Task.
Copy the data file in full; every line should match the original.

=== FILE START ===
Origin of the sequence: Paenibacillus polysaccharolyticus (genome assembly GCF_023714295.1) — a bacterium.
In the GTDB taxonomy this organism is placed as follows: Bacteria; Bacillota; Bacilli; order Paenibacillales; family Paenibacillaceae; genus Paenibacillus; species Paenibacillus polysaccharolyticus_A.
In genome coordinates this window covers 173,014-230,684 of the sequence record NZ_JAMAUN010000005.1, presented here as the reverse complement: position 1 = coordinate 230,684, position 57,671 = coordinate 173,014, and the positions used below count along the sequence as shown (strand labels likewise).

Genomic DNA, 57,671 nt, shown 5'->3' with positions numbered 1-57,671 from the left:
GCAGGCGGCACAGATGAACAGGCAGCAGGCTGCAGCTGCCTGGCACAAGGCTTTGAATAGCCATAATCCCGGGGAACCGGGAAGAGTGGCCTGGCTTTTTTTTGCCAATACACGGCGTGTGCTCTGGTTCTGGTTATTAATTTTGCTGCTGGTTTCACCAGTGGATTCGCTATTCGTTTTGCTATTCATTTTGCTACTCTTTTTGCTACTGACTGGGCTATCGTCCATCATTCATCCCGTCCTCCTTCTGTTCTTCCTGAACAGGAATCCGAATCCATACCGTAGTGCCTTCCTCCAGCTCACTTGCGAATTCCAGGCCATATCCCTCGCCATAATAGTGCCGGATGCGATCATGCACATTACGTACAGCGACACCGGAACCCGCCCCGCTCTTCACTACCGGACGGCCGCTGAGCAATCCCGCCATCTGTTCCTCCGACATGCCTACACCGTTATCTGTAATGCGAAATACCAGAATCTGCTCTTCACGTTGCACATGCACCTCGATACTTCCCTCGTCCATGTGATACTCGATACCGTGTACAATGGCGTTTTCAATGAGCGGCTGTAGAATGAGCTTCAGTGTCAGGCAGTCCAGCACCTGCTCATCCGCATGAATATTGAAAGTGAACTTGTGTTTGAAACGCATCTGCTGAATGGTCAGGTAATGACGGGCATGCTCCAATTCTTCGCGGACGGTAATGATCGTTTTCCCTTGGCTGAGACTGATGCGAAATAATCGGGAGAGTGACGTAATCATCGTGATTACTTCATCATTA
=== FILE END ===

Origin of the sequence: Paenibacillus polysaccharolyticus (genome assembly GCF_023714295.1) — a bacterium.
In the GTDB taxonomy this organism is placed as follows: Bacteria; Bacillota; Bacilli; order Paenibacillales; family Paenibacillaceae; genus Paenibacillus; species Paenibacillus polysaccharolyticus_A.
In genome coordinates this window covers 173,014-230,684 of the sequence record NZ_JAMAUN010000005.1, presented here as the reverse complement: position 1 = coordinate 230,684, position 57,671 = coordinate 173,014, and the positions used below count along the sequence as shown (strand labels likewise).

Genomic DNA, 57,671 nt, shown 5'->3' with positions numbered 1-57,671 from the left:
GCAGGCGGCACAGATGAACAGGCAGCAGGCTGCAGCTGCCTGGCACAAGGCTTTGAATAGCCATAATCCCGGGGAACCGGGAAGAGTGGCCTGGCTTTTTTTTGCCAATACACGGCGTGTGCTCTGGTTCTGGTTATTAATTTTGCTGCTGGTTTCACCAGTGGATTCGCTATTCGTTTTGCTATTCATTTTGCTACTCTTTTTGCTACTGACTGGGCTATCGTCCATCATTCATCCCGTCCTCCTTCTGTTCTTCCTGAACAGGAATCCGAATCCATACCGTAGTGCCTTCCTCCAGCTCACTTGCGAATTCCAGGCCATATCCCTCGCCATAATAGTGCCGGATGCGATCATGCACATTACGTACAGCGACACCGGAACCCGCCCCGCTCTTCACTACCGGACGGCCGCTGAGCAATCCCGCCATCTGTTCCTCCGACATGCCTACACCGTTATCTGTAATGCGAAATACCAGAATCTGCTCTTCACGTTGCACATGCACCTCGATACTTCCCTCGTCCATGTGATACTCGATACCGTGTACAATGGCGTTTTCAATGAGCGGCTGTAGAATGAGCTTCAGTGTCAGGCAGTCCAGCACCTGCTCATCCGCATGAATATTGAAAGTGAACTTGTGTTTGAAACGCATCTGCTGAATGGTCAGGTAATGACGGGCATGCTCCAATTCTTCGCGGACGGTAATGATCGTTTTCCCTTGGCTGAGACTGATGCGAAATAATCGGGAGAGTGACGTAATCATCGTGATTACTTCATCATTA